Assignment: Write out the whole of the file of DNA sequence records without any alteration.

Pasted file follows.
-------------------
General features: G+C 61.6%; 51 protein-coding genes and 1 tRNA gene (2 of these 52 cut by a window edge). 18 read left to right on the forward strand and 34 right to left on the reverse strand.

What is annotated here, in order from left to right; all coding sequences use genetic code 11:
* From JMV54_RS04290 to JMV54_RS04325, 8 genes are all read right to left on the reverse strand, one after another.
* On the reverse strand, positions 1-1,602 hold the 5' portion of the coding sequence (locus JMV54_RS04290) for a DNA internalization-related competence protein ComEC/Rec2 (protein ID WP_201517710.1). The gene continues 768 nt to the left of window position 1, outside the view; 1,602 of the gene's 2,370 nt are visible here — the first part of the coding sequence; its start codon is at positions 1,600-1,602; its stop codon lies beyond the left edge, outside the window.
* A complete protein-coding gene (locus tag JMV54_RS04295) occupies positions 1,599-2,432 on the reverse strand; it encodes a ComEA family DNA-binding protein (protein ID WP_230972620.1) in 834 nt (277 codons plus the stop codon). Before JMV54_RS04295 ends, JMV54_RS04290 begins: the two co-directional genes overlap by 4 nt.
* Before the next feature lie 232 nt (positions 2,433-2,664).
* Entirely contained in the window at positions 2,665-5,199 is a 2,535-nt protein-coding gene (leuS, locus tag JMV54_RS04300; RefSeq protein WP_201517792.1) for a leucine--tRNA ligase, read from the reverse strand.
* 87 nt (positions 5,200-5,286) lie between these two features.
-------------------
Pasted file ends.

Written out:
General features: G+C 61.6%; 51 protein-coding genes and 1 tRNA gene (2 of these 52 cut by a window edge). 18 read left to right on the forward strand and 34 right to left on the reverse strand.

What is annotated here, in order from left to right; all coding sequences use genetic code 11:
* From JMV54_RS04290 to JMV54_RS04325, 8 genes are all read right to left on the reverse strand, one after another.
* On the reverse strand, positions 1-1,602 hold the 5' portion of the coding sequence (locus JMV54_RS04290) for a DNA internalization-related competence protein ComEC/Rec2 (protein ID WP_201517710.1). The gene continues 768 nt to the left of window position 1, outside the view; 1,602 of the gene's 2,370 nt are visible here — the first part of the coding sequence; its start codon is at positions 1,600-1,602; its stop codon lies beyond the left edge, outside the window.
* A complete protein-coding gene (locus tag JMV54_RS04295) occupies positions 1,599-2,432 on the reverse strand; it encodes a ComEA family DNA-binding protein (protein ID WP_230972620.1) in 834 nt (277 codons plus the stop codon). Before JMV54_RS04295 ends, JMV54_RS04290 begins: the two co-directional genes overlap by 4 nt.
* Before the next feature lie 232 nt (positions 2,433-2,664).
* Entirely contained in the window at positions 2,665-5,199 is a 2,535-nt protein-coding gene (leuS, locus tag JMV54_RS04300; RefSeq protein WP_201517792.1) for a leucine--tRNA ligase, read from the reverse strand.
* 87 nt (positions 5,200-5,286) lie between these two features.